Saturday, March 06, 2010
A forum thread here may be interesting for readers as readers there (a forum called CanadianContent) are debating the linguistic policy of the Olympics, which became a bit of an issue during the most recent Olympics as well as apparently there wasn't enough French. Page 6 is particularly interesting as by then the topic has expanded to other languages, and one reader IMO makes a very good point about the "artificial" nature of languages such as Indonesian and Turkish, which have been heavily modified in order to make them easier to learn. Along with those two, Hebrew is the perfect example of a language going from virtually nothing to becoming a living language again, and Bislama and Tok Pisin are also good examples of auxiliary languages being used to conserve local languages, not threaten them. It never fails to surprise me how many mistakenly view the idea of IALs as a replacement for natural languages when they expressly make the case over and over again that this isn't their intended role.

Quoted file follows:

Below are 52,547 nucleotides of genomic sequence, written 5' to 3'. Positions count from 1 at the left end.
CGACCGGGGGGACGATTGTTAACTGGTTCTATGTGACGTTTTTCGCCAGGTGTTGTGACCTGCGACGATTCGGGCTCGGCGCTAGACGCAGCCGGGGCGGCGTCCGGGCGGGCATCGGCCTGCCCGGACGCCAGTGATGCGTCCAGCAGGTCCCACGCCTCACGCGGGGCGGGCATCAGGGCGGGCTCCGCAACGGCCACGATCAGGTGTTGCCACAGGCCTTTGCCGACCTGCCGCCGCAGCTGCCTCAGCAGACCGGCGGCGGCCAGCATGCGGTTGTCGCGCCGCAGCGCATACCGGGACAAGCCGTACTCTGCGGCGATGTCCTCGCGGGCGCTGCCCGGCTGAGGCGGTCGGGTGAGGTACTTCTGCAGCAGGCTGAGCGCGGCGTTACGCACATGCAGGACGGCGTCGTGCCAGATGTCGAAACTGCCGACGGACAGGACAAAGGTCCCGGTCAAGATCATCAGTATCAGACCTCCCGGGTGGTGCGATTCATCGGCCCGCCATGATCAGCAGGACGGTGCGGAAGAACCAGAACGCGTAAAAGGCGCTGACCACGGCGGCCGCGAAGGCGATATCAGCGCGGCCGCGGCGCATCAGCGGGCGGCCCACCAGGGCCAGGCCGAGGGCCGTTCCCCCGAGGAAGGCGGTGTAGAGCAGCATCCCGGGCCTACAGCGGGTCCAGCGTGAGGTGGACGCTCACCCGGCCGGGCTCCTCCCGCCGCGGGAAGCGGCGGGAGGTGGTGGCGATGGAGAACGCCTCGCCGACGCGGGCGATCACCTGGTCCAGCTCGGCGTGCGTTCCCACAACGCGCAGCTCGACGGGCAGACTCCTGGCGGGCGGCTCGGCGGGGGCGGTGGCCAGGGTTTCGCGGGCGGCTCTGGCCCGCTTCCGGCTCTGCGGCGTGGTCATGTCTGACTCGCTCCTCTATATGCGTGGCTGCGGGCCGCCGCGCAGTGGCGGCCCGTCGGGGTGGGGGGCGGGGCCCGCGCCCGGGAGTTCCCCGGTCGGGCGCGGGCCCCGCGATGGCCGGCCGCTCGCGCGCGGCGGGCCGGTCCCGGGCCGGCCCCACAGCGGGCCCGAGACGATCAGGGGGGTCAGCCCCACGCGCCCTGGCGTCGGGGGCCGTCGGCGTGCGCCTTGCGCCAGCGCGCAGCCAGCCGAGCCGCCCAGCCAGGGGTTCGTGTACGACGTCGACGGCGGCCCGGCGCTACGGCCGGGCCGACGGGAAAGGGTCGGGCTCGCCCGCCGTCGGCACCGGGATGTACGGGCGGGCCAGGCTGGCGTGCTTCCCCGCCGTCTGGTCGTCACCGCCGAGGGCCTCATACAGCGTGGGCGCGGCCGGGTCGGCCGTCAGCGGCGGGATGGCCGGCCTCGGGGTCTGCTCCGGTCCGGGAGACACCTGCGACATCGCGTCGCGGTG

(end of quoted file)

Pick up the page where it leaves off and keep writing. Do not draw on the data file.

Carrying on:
Also keep in mind that the benefit of a language that is easy to learn is that it requires little to no time abroad. That means no sending one's children to another country for a few years in order to develop a perfect accent as is often the case for parents in Asia that want their children to get ahead.